other three, over the last three years, the rates have increased dramatically, mainly due to its location
as it is situated on the border of the city centre. Ibrahim who acts on behalf of the group’s solicitor
has suggested selling this property and re-locating, however, there would be a loss on how much the
property is worth now compared to how much it was purchased for as the area has become run down
and lots of other business have either moved or gone into liquidation.
Auto Repair Edinburgh is managed by Paul located quite a few miles away from the city centre. This
garage is unique as it sells parts to customers as well as doing repairs, services and MOTs. At the last
board meeting it was reported that over the last 6 months, this garage has made a good profit, but
this relates more to parts being sold rather than bookings. There has also been reports that stock
replenish is sometimes an issue when bookings are high as the Technicians often find that parts are
not on the shelf, although the computerised stock system states they are. This can then have a knockon effect on a job taking longer as they are waiting for parts to be delivered, this also frustrates the
customers. This garage is the smallest and only has three ramps, but all ramps are mainly used at any
one given time and bookings are steady. This garage is in a remote leafy suburb, there are no other
garages for at least 20 miles and customers heavily rely on a car due to lack of public transport.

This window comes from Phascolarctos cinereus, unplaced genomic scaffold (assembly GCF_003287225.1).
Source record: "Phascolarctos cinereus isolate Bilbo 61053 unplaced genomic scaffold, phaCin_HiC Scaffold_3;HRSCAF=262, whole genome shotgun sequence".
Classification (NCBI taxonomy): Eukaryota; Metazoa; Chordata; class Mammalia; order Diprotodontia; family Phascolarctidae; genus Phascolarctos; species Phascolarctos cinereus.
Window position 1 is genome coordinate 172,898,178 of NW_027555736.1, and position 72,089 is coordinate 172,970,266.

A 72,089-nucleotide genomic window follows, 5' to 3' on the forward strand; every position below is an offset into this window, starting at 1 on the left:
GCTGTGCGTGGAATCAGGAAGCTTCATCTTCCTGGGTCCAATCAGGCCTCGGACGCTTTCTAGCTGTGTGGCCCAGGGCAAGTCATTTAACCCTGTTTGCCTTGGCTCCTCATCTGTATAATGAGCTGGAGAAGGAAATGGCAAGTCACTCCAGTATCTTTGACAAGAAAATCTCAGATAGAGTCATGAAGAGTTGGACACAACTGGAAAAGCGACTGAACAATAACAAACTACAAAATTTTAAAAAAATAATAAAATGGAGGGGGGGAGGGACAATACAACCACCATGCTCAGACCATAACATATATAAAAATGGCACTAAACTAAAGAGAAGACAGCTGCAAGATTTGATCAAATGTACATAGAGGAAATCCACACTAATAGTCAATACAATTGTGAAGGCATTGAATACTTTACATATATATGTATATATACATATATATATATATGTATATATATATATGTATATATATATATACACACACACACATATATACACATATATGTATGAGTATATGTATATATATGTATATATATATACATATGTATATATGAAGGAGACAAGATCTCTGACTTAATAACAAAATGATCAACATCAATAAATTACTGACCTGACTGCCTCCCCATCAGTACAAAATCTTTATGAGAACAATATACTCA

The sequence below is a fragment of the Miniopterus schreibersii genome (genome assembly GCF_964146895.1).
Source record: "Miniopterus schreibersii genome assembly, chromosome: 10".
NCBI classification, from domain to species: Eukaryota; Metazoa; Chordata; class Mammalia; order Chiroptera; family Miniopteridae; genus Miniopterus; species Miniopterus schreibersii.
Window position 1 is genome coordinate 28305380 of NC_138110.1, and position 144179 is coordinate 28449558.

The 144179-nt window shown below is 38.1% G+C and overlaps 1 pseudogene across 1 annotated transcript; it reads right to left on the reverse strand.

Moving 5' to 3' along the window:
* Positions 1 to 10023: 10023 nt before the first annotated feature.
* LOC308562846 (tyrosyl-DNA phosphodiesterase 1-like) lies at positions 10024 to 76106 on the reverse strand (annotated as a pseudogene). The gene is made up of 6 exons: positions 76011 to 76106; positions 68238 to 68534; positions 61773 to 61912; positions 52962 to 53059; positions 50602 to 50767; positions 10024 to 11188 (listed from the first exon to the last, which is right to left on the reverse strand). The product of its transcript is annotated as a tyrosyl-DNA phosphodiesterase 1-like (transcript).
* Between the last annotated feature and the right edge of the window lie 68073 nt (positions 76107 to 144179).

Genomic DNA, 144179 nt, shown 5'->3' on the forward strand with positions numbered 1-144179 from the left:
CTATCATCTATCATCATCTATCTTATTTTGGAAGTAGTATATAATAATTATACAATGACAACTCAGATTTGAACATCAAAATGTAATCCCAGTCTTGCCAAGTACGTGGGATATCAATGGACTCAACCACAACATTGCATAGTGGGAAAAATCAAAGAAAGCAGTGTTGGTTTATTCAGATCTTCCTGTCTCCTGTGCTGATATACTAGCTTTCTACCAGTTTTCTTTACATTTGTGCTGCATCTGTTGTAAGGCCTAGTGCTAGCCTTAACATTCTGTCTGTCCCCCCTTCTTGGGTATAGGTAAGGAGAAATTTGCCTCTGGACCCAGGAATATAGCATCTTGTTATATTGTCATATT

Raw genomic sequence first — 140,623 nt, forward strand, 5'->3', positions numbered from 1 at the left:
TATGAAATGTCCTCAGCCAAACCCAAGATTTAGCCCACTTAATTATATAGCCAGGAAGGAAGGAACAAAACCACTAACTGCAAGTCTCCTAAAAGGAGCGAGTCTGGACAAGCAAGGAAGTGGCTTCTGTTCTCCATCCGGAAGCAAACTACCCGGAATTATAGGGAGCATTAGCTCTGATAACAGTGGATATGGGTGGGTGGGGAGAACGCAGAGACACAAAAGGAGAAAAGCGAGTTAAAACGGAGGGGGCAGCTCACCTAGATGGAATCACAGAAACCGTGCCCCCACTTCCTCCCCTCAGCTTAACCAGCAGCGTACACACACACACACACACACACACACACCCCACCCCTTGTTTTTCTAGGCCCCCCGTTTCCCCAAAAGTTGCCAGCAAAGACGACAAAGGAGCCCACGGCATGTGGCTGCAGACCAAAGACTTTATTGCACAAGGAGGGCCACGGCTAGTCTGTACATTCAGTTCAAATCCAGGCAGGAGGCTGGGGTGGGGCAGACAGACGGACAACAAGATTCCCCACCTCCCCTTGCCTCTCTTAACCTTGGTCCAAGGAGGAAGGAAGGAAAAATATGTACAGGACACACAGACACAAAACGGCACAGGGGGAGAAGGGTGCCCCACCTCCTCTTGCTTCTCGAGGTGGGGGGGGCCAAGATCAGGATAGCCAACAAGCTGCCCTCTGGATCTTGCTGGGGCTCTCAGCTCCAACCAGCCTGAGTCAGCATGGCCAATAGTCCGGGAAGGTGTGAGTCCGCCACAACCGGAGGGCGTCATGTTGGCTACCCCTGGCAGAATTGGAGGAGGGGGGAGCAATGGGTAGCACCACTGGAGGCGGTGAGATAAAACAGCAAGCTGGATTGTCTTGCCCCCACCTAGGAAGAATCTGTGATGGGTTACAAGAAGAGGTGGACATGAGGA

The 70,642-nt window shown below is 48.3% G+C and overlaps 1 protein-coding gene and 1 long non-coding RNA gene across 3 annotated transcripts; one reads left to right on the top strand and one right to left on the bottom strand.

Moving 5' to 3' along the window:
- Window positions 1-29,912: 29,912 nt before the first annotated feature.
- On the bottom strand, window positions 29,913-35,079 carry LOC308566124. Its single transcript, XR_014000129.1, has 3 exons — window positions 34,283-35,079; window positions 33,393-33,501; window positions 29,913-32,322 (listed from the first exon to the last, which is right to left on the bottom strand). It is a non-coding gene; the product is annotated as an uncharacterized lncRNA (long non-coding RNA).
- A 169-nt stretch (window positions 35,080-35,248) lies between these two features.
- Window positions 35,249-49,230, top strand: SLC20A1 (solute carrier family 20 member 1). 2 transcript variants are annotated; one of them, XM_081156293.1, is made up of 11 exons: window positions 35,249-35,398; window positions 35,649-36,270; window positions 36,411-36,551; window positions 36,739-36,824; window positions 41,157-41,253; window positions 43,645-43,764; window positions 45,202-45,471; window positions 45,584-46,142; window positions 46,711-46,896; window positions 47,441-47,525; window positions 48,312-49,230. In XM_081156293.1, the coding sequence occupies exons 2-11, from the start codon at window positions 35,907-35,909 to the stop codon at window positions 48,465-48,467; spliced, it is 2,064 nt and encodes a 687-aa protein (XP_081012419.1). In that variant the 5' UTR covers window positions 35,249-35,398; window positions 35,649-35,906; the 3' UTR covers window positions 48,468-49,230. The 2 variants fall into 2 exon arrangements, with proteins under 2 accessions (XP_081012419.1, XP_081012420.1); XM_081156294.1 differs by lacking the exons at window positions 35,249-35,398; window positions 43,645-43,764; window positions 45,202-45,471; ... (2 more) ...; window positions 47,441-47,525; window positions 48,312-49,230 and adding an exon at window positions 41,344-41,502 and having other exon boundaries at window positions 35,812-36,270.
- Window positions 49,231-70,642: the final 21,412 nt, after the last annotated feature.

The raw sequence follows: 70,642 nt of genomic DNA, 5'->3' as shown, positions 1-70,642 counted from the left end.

Although all garages will book a customer’s car in for an MOT, none of the garages or staff are certified
in this area. Auto Repairs must rely on prepping the car and then taking this to their local MOT
provider. This can be costly and time consuming as the MOT centre in some areas such as Edinburgh
and Leeds are a good 20-30 minutes’ drive away and the price of the MOT does differ per centre, this
is a cost the company cannot pass on to the customer as they must be consistent with the price of an
MOT at all garages. The other issue is that one of the mechanics must take the car to the MOT
provider, meaning they are away from the garage, sometimes for a period of 60-80 minutes.
Auto Repairs board of Directors is chaired by:
The directors are:
Alan Higginbottom for Bolton Auto Repairs
Mario Higginbottom for Leeds Auto Repairs
Ian Higginbottom for London Auto Repairs
Paul Higginbottom for Edinburgh Auto Repairs
Two Professional advisors:
Lucas Bateman (Accountant)
Ibrahim Patel (representing the group’s solicitor)
The board meet up fortnightly via Zoom to discuss:
Profit and Loss for all garages
Stock and Suppliers
The board meetings can sometimes get a little heated, the professional advisors are sometime
outnumbered by family members. Ian can be outspoken at the meetings and feels that he has the
short straw as he is the youngest brother and was the last brother to inherit his garage. Alan who has
been a company director and Manager longer than any of his brothers is set in his ways and does not
adapt well to changes or new suggestions.
It is sometimes difficult to get a true picture of the discussion points as none of the brothers are
computer literature, they may jot a few figures down a sheet of paper to present at the meeting.